Every one, including myself, is touting the drop dead date for the Meadowlands as April 15. Now that I have had some time to think about it, there may be in fact two drop dead dates; April 15 is the date when the lease needs to be signed sealed and delivered by the state, but the reality is, the first drop dead date may be April 8; the date all the unions need to agree to concessions to keep the clock running.
If you look at Harness Racing Updates's article on April 1, you see clues which indicate April 8 may be the real deadline. In the article you see Jeff Gural saying the following:
Hopefully, next week we can make a deal with the unions and then right after that I will sit down and see if I can overcome any problems (Christie’s office) may have with the proposal I made two weeks ago...”
If we can’t make a deal with the unions next week why would anyone think we could make a deal with them a month later.
One thing Jeff Gural has been with his negotiations is forthright. He tells it like it is and chooses his words carefully. Assuming a week is needed to settle issues with the Governor's office, he needs the unions on board by the end of this week. Now, if he and the unions are 95% there, the deadline may be extended but if the impasse has essentially not changed, we may be reading by this coming Saturday how the deal is off. As Gural says, the horsemen need to make their plans for the rest of the year.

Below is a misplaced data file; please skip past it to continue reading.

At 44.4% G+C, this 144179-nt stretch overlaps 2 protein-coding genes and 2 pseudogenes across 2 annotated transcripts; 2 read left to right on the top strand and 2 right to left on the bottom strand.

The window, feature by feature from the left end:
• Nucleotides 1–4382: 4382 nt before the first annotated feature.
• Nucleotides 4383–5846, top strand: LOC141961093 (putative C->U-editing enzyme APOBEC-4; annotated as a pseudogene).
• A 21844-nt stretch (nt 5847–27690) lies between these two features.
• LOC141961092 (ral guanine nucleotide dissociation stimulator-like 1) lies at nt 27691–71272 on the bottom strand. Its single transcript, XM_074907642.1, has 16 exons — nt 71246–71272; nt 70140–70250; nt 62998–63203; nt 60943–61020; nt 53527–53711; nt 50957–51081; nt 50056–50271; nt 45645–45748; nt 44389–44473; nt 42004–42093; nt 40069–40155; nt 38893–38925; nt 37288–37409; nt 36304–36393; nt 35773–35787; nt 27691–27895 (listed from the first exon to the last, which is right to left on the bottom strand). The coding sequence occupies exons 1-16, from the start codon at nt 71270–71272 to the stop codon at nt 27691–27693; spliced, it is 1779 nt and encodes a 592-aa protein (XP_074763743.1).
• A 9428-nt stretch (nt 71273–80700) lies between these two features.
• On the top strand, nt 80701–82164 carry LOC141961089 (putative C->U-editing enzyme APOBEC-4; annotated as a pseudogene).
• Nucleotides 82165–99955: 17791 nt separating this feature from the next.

Of course, hopefully this is all academic and cooler heads will prevail..
The question may be asked why is the teller's union playing hardball? Simulcasting. Yes, at night when the Meadowlands races there may not be much need for tellers, but during the day when there is afternoon simulcasting of thoroughbred races, there are more tellers working than at night. If the Meadowlands closes, the jobs at night are lost, but if they make the back paddock into an OTW, the union may be assuming all those tellers who are working during afternoon simulcasting sessions will just move into the back paddock when construction is complete; working for the same salaries and staffing levels they currently have. In the meanwhile, while live racing may come to an end, simulcasting (at least during the day) will continue. The union may be thinking to sacrifice those evening jobs in order to keep the daytime jobs, especially if the more senior members of the union have the right to bounce newer tellers if there are cutbacks.